A SUMMER’S DAY, c.1907

Important Australian + International Fine Art
15 July 2020


(1877 – 1968)
A SUMMER’S DAY, c.1907

oil on canvas

90.0 x 74.5 cm

signed lower left: HANS HEYSEN

$150,000 - 200,000
Sold for $601,363 (inc. BP) in Auction 61 - 15 July 2020, Melbourne

Private collection, Adelaide
Thence by descent
Private collection, Sydney


Annual Exhibition, South Australian Society of Arts, Adelaide, 13 June-6 July 1907, cat. 62, (illus. in exhibition catalogue p.6)
The 28th Annual Exhibition, Royal Art Society of N.S.W., Sydney, August, 1907


‘The Society of Arts. Annual Exhibition. An Admirable Collection’, Advertiser, Adelaide, 12 June 1907, p.8
‘Royal Art Society. The Annual Exhibition’, Evening News, Sydney, 24 August   1907, p.8
‘Royal Art Society. The 28th Exhibition’, Australian Town and Country Journal, Sydney, 28 August 1907, p.43
‘Royal Art Society’, The Lone Hand, Sydney, 1 October 1907, pp. 596-7

Catalogue text

When exhibited in Sydney in 1908, Hans Heysen’s recently rediscovered oil painting, A Summer’s Day, c.1907 was acclaimed as ‘the landscape of the year’.1 One of the Australian master’s previously unknown major early works, it was painted shortly before his spectacular successes of 1908 and the years following. The highlight of the 28th Annual Exhibition of the Royal Art Society of New South Wales, A Summer’s Day was lauded in The Lone Hand by illustration and by word:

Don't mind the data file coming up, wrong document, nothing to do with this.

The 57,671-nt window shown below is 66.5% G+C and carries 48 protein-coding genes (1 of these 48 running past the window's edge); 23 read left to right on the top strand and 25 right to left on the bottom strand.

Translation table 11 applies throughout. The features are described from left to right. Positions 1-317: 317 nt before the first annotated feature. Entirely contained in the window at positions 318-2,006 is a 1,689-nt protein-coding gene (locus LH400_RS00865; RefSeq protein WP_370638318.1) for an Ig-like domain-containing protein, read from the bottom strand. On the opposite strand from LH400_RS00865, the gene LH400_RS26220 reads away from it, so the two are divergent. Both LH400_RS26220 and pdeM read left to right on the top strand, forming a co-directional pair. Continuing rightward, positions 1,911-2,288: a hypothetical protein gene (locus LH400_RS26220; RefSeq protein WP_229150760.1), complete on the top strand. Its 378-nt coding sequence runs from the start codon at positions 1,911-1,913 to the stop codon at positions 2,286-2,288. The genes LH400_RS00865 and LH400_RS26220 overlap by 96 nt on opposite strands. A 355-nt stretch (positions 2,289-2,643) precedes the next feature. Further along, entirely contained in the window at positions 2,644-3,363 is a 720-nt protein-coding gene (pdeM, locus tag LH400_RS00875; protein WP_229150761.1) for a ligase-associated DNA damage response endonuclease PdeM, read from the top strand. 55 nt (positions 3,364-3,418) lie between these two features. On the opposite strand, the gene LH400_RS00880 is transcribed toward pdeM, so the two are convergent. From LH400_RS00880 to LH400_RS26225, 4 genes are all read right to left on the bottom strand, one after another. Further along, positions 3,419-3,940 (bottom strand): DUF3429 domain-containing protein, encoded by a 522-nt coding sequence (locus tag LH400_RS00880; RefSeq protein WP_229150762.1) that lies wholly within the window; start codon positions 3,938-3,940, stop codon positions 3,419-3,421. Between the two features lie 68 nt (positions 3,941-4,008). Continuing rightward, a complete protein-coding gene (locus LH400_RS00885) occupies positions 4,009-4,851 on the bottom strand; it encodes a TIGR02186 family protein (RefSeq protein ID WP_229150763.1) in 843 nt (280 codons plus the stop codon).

‘Mr. Hans Heysen, who sends many beautiful things from Adelaide, has a strong vein of natural poetry. He sees nature beatifically, and the commonest things take on a charm rendered through the eye of his vision… Mr. Heysen has painted the landscape of the year in his “Summer’s Day.” Cast against the light, the big blue-gums rise transparently against the smoky day, enveloped in a haze of heat suffocating and still. In their shadows doze the plough horses, the white one catching a sickly gleam of light. Blinded by the haze, the range fades palpably away; the poor earth seems athirst for rain or the coolness of night, tortured by the cruel glory of the sun. And all this is conveyed by the sheer truth of the painter’s vision, by his careful observation, without agitation, without dramatic accessory.’2

Previously, when A Summer’s Day was exhibited in Adelaide in the annual exhibition of the South Australian Society of Arts in 1907, it was received with like acclaim. Handsomely illustrated full page in the catalogue, it also featured in The Adelaide Chronicle.3

Adopting a favourite Heysen theme of the well-earned rest after a day’s hard toil, A Summer’s Day provides an early, engaging example of man and beast resting in the shade of noble gums, here in the company of horses, later with cattle or sheep. Companion variations are found in A Lord of the Bush, 1908, bought that year from Heysen’s first Melbourne solo exhibition by the National Gallery of Victoria; and The Three Gums, 1914-21, which slipped through the hands of the same state gallery into the welcoming arms of the Art Gallery of Ballarat. In 1909, the watercolour Summer, in the collection of the Art Gallery of New South Wales, was awarded the Wynne Prize for the most outstanding landscape painting of the year. A Summer’s Day enjoys this prestigious company, described by an admiring contemporary as ‘the most beautiful Australian landscape [Heysen] has painted, and the most typical.’4

1. ‘Royal Art Society’, The Lone Hand, Sydney, 1 October 1907, p.596
2. Ibid, pp.596-7.
3. ‘South Australian Society of Artists: Some of the Pictures,’ Adelaide Chronicle, 29 June 1907, p.30.
4. Australian Town and Country Journal, Sydney, 28 August 1907, p.43.